Waiting is the Hardest Part: Don’t Fire Poor Performer Without Keeping Good Records

December 30, 2019

Sooner or later, all employers will experience a poor performer. Ideally, struggling employees will improve through your efforts to train, review, coach and reward good performance. But some don’t improve, and you must ultimately grapple with terminating them. Before doing so, it is critical to confirm that written job evaluations accurately document the individual’s performance. If you don’t, you’ve missed an opportunity to develop the primary defense against a potential wrongful discharge claim; written reviews establish a legitimate basis for discharge. Where the records are inadequate, your best option is to postpone termination until you can establish an accurate account of the person’s performance.

Despite Employer’s Good Intentions, Many Employees Don’t Get Regular Written Reviews

Ideally, employees are routinely and accurately reviewed. This means managers (1) meet with them, (2) discuss their performance, and (3) accurately describe it in writing that is signed by the employee and placed in their personnel file. Often, this is not what happens.

Despite good intentions, many employers fail to ensure that all employees receive regular written reviews. And even if regular reviews occur, managers may fail to record poor performance adequately. It’s human nature – managers want to be liked, too. In some cases, not only do the reviews fail to mention performance issues, but the employee may have received raises and even bonuses despite the subpar performance.

It’s also human nature for employers to tolerate poor performers long past the time it has become obvious that attempts to improve them aren’t working. Terminating employees is never an easy job, and employers don’t relish doing it. Therefore, firing decisions are often put off until something occurs that pushes the employer over the edge. Suddenly, a boss who has tolerated months or even years of subpar performance, wants the employee discharged immediately.

That’s when you need to be careful and sometimes, patient.

Wrongful Discharge Claims Can Represent a Significant Risk

While Wisconsin is an “at will” employment state, meaning you can terminate an employee at any time, state and federal laws provide employees with the right to file claims if they believe a negative employment decision violated the standards. For example, if disgruntled ex-employees want to assert a claim of wrongful discharge, they have many kinds of discrimination on which to attempt to base it.

The Wisconsin Fair Employment Act includes age, race, religion, color, disability, marital status, sex, national origin, ancestry, arrest record, conviction record and military service among the forms of actionable discrimination. Employees who file discrimination claims can seek a wide range of damages including reinstatement, back pay, front pay, compensatory and punitive damages and attorney’s fees. Defending the claims can take many months, or even years, and require significant expenditures of the employer’s time and money.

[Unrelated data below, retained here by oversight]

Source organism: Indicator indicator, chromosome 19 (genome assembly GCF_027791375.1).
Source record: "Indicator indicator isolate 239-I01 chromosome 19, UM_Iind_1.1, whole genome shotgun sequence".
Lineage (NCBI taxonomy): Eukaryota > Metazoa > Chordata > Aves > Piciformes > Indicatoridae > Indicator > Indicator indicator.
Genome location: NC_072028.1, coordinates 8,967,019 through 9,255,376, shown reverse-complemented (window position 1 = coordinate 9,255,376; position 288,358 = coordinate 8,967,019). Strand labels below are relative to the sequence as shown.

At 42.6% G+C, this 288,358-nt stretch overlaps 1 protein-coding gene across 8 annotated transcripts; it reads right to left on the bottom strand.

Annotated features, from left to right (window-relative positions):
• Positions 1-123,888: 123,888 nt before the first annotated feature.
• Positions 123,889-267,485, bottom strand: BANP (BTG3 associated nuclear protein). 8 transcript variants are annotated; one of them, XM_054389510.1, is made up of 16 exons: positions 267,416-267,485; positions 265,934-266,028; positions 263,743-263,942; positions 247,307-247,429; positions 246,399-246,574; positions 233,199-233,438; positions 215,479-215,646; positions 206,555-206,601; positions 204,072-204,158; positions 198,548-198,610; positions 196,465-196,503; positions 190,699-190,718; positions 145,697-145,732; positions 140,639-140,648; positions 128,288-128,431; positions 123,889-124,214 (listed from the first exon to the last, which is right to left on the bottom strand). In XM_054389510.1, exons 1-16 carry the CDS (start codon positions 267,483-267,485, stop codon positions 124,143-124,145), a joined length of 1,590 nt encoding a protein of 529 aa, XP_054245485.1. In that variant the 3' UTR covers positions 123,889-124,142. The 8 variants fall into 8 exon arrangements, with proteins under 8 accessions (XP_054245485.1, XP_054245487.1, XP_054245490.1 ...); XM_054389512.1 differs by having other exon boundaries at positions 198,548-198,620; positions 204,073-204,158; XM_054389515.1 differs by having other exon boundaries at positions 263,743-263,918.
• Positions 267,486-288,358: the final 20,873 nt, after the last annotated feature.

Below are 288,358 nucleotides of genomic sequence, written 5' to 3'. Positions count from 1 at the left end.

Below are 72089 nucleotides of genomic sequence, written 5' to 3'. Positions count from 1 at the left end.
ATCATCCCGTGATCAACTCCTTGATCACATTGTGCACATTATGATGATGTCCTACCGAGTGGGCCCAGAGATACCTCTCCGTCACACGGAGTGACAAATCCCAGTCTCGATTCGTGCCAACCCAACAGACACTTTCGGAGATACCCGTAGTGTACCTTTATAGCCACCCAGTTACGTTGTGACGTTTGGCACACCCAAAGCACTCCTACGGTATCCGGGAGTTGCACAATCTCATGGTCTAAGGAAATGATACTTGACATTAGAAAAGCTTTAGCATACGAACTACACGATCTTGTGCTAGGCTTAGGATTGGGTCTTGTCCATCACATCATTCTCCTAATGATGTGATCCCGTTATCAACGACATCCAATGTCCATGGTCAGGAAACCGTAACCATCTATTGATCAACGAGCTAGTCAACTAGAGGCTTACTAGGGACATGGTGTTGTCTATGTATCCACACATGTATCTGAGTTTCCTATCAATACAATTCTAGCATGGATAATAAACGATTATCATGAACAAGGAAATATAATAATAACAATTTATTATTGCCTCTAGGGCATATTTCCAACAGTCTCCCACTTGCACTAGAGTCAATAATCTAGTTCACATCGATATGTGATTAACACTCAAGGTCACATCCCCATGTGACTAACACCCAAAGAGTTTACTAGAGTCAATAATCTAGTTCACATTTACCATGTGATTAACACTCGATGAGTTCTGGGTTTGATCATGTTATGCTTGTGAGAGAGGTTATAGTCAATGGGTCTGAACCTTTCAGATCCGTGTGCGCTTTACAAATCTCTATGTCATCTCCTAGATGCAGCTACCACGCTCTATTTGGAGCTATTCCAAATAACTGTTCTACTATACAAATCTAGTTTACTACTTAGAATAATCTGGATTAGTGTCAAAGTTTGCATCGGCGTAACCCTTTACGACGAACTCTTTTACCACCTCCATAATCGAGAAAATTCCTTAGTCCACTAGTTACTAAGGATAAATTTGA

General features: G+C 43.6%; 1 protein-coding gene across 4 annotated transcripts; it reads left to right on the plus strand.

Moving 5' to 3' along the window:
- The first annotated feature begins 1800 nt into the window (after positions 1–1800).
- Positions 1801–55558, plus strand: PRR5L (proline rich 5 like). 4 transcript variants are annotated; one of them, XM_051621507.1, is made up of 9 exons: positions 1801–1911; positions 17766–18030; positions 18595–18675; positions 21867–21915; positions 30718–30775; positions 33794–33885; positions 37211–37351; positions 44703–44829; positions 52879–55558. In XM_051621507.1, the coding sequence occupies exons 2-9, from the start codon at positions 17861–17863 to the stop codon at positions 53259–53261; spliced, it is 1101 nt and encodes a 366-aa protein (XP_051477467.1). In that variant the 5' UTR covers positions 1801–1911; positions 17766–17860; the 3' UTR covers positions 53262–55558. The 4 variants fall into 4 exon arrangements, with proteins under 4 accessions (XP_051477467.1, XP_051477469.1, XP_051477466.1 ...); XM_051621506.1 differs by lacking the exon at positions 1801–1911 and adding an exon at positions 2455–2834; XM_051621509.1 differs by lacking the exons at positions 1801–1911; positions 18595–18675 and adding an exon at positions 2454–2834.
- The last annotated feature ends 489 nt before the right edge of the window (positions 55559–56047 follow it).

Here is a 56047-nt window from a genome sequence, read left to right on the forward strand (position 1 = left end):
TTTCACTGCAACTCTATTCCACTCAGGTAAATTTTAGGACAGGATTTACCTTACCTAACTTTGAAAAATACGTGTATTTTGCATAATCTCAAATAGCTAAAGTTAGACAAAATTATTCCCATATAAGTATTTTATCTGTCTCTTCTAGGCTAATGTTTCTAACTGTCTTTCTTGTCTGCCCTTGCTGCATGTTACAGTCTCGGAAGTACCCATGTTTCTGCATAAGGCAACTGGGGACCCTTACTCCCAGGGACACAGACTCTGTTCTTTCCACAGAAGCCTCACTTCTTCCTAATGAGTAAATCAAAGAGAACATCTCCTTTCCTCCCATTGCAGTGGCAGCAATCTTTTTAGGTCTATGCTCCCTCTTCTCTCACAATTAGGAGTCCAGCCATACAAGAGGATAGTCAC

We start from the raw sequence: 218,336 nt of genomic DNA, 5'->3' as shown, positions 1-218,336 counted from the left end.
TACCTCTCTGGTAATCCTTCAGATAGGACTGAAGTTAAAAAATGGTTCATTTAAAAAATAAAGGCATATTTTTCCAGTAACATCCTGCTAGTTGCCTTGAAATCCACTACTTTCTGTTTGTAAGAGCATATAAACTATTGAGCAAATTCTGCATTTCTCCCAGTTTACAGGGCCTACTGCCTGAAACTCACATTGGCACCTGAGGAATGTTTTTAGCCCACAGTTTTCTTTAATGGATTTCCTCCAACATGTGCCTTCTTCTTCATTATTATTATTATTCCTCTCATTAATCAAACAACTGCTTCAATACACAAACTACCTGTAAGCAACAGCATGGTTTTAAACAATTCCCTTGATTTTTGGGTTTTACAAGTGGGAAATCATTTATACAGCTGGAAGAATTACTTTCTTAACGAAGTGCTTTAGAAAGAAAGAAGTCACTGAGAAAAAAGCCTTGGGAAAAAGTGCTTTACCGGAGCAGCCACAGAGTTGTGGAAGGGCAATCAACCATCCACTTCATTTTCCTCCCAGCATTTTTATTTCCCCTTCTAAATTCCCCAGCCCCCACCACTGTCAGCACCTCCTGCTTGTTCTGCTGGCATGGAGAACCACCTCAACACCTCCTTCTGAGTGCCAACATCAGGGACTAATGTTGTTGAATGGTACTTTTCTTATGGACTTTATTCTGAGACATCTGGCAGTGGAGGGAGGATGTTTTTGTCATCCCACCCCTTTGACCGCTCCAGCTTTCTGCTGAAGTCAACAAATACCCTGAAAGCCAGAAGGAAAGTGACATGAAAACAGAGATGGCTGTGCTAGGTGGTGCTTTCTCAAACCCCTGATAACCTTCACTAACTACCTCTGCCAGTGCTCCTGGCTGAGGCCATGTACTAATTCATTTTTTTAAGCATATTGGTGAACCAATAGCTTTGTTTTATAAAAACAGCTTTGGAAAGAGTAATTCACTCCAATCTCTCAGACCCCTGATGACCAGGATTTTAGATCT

Burden Shifts to Employer to Show Legitimate Reason for Discharge

What makes documenting an employee’s performance so critical is that when an employee alleges wrongful termination, the burden of proof shifts to the employer to show the stated reason for the firing is in fact poor performance (and wasn’t cited merely as a pretext, or cover-up for the alleged discrimination).

The primary and most persuasive evidence of the employee’s performance is the written review. If the reviews are either nonexistent or perhaps worse, fail to document the employee’s work failings, you’re saddled with the awkward and unpersuasive argument that poor performance was the legitimate basis for the termination even though your own records don’t support the contention.

Create Accurate Records of Performance

Because employment reviews are often lacking, what can you do when a subpar employee pushes you over the edge? The answer is not what many employers want to hear:

  • You should postpone the termination until the poor performance can be properly documented. If employees are reviewed annually, this approach may be quite onerous, depending on where the employee is in the review cycle.
  • Alternatively, you can document poor performance as it occurs and supplement the personnel file. But to persuasively rebut a disgruntled employees’ wrongful discharge claim, the record must be of sufficient duration to be plausible, particularly when annual reviews up to that point have been positive.

Another difficult scenario is where an employee’s productivity is good, but he is a problem employee for other reasons. For example, his behavior may be disruptive or passive-aggressive to the extent that it overshadows his productivity. Take care to document not just productivity but also other relevant factors such as attitude or getting along well with others, so that the written review reflects the whole picture.

Bottom Line

In dealing with poor performers, your best defense to a wrongful termination claim is conducting evaluations that accurately document their performance. If you’re considering letting a poor performer go, but the employee’s personnel file contains inadequate documentation, you should postpone the decision until an accurate record can be established.

This article, slightly modified to note recent updates, was featured in the January 2020 issue of the Wisconsin Employment Law Letter, which is co-edited by Axley Brynelson Attorneys Saul Glazer and Michael Modl and published by BLR®—Business & Legal Resources. Reproduced here with the permission of BLR®—Business & Legal Resources.

For more information about "Waiting is the Hardest Part: Don’t Fire Poor Performer Without Keeping Good Records," contact David C. McCormack at dmccormack@axley.com or 262.244.9093.